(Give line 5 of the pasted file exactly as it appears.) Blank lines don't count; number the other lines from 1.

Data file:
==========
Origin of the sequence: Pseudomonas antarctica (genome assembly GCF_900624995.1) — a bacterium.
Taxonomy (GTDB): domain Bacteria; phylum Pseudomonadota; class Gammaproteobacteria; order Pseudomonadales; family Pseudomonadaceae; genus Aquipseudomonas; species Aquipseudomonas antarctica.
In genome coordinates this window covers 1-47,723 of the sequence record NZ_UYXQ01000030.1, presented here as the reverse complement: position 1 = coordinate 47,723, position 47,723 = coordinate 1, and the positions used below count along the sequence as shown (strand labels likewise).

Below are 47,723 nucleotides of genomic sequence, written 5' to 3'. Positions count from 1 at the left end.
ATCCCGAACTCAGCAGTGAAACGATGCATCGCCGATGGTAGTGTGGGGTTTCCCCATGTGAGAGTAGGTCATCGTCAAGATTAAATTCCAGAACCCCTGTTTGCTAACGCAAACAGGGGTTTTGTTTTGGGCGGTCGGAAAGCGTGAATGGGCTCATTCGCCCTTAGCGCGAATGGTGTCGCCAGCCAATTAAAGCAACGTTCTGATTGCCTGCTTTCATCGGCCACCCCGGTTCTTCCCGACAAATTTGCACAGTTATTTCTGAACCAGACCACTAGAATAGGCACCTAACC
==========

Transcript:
ATCCCGAACTCAGCAGTGAAACGATGCATCGCCGATGGTAGTGTGGGGTTTCCCCATGTGAGAGTAGGTCATCGTCAAGATTAAATTCCAGAACCCCTGTTTGCTAACGCAAACAGGGGTTTTGTTTTGGGCGGTCGGAAAGCGTGAATGGGCTCATTCGCCCTTAGCGCGAATGGTGTCGCCAGCCAATTAAAGCAACGTTCTGATTGCCTGCTTTCATCGGCCACCCCGGTTCTTCCCGACAAATTTGCACAGTTATTTCTGAACCAGACCACTAGAATAGGCACCTAACC